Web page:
UNEARTHING THE GEOCHEMICAL FINGERPRINT OF THE 1914 GREAT SALEM MA CONFLAGRATION: EVIDENCE FROM THE PALMER COVE PARK LANDFILL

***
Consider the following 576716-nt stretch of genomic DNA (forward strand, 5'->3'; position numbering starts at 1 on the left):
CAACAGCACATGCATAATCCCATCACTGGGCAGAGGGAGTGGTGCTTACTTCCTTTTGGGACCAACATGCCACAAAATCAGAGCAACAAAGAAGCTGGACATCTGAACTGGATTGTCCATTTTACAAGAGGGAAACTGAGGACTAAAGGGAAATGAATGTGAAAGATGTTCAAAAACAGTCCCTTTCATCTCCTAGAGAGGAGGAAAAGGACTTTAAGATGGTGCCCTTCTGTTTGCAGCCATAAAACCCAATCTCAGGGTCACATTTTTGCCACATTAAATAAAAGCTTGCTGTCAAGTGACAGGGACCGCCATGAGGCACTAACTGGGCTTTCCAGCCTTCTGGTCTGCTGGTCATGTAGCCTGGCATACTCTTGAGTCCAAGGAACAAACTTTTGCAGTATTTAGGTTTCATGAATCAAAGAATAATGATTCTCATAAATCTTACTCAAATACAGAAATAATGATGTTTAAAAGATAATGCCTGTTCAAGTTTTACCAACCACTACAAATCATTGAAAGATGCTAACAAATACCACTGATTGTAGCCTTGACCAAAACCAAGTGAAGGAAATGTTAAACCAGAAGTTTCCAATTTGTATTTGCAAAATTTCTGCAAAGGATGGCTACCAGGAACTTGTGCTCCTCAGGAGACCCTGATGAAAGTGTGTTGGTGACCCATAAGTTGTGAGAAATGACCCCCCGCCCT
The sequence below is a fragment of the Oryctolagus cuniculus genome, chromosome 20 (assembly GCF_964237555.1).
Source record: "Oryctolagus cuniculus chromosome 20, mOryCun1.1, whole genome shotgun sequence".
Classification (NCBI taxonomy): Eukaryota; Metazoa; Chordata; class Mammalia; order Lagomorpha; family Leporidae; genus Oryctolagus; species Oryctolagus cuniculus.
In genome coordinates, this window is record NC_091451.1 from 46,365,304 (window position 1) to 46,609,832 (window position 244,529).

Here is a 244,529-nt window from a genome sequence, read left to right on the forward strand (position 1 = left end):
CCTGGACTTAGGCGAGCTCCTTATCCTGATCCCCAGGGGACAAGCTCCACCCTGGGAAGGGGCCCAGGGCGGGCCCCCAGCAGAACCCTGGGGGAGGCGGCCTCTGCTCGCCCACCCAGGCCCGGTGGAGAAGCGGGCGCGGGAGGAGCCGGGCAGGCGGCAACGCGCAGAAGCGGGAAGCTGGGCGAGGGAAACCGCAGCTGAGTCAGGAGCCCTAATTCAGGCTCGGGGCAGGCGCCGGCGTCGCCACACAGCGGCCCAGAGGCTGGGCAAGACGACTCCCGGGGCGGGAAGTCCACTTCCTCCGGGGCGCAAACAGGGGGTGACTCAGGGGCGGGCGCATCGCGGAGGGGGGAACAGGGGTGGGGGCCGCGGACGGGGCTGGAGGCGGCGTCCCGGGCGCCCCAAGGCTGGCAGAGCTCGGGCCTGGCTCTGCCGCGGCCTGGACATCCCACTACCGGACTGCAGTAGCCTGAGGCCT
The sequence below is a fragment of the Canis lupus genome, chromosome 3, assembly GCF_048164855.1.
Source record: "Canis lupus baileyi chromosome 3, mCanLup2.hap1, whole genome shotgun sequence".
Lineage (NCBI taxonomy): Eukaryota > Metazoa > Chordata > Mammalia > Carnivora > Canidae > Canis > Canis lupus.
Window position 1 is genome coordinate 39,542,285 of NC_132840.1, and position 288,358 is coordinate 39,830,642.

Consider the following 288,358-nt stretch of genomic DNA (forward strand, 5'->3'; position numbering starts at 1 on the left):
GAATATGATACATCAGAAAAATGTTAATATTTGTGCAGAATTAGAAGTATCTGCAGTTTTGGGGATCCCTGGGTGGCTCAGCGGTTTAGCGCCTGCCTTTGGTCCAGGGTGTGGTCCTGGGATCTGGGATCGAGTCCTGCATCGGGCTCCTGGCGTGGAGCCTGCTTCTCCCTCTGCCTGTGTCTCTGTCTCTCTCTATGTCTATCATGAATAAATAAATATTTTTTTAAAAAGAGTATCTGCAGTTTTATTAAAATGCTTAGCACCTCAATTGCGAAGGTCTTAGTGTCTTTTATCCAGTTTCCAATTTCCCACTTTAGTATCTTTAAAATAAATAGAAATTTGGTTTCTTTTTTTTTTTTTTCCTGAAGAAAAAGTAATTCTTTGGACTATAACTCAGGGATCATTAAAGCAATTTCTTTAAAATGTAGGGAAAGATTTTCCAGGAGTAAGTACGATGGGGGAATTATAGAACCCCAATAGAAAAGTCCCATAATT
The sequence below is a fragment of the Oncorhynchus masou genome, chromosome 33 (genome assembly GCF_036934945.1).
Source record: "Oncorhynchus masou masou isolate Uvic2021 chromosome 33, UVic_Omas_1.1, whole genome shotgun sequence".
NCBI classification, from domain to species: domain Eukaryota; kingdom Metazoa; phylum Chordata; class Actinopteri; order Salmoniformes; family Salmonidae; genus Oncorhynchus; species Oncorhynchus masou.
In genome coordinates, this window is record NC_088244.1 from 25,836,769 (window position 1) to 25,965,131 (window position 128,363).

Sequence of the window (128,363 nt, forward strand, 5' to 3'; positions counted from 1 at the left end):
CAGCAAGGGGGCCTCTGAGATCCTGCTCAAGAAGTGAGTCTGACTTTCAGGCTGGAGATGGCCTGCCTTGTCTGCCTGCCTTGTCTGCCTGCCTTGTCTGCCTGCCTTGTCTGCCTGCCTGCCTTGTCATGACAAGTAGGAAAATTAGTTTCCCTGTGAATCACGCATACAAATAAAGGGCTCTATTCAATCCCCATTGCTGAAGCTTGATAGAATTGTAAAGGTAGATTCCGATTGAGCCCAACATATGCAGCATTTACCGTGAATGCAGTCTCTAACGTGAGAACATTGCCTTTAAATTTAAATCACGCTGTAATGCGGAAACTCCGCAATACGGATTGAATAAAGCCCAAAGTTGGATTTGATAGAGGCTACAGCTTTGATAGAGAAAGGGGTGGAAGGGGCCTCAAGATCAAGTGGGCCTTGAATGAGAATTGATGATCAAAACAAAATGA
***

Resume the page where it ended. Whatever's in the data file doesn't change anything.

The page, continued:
An exploratory excavation was used to evaluate the thickness and composition of the landfill cap. To assess the potential for post-depositional mobility of metals, soils from various depths in the excavation site were sampled, along with surface soils near the community garden. Samples were dried, homogenized and analyzed using pED-XRF to measure bulk concentrations of arsenic, cadmium, lead, chromium, copper, nickel and zinc. XRF results of soil near the community garden were compared to safety standards maintained by Massachusetts Department of Environmental Affairs MCP S-1 (Massachusetts Contingency Plan) for soil contamination in areas of human activity such as residential, parks, playgrounds and schoolyards. The excavation revealed the landfill cap as approximately 76 cm in depth and composed of soil with pebble sized rocks to densely packed diamicton containing rocks sized up to 20cm. There is no evidence of bio remediating or impermeable layering. At 76 cm, notably dark soil was exposed with various items of debris, confirming the presence of the landfill material. Weathered and oxidized rock and soil suggests evidence of mobilization of metals in the subsurface. Within the excavation, the concentration of lead was 94 ppm at the surface and 4,940 ppm at the boundary with the top of the landfill, while chromium concentrations were 99 ppm at the surface and 144 ppm at 76 cm. Of the ten samples taken near the community garden, two were direct surface samples with chromium concentrations reaching or potentially exceeding MCP S-1 limits.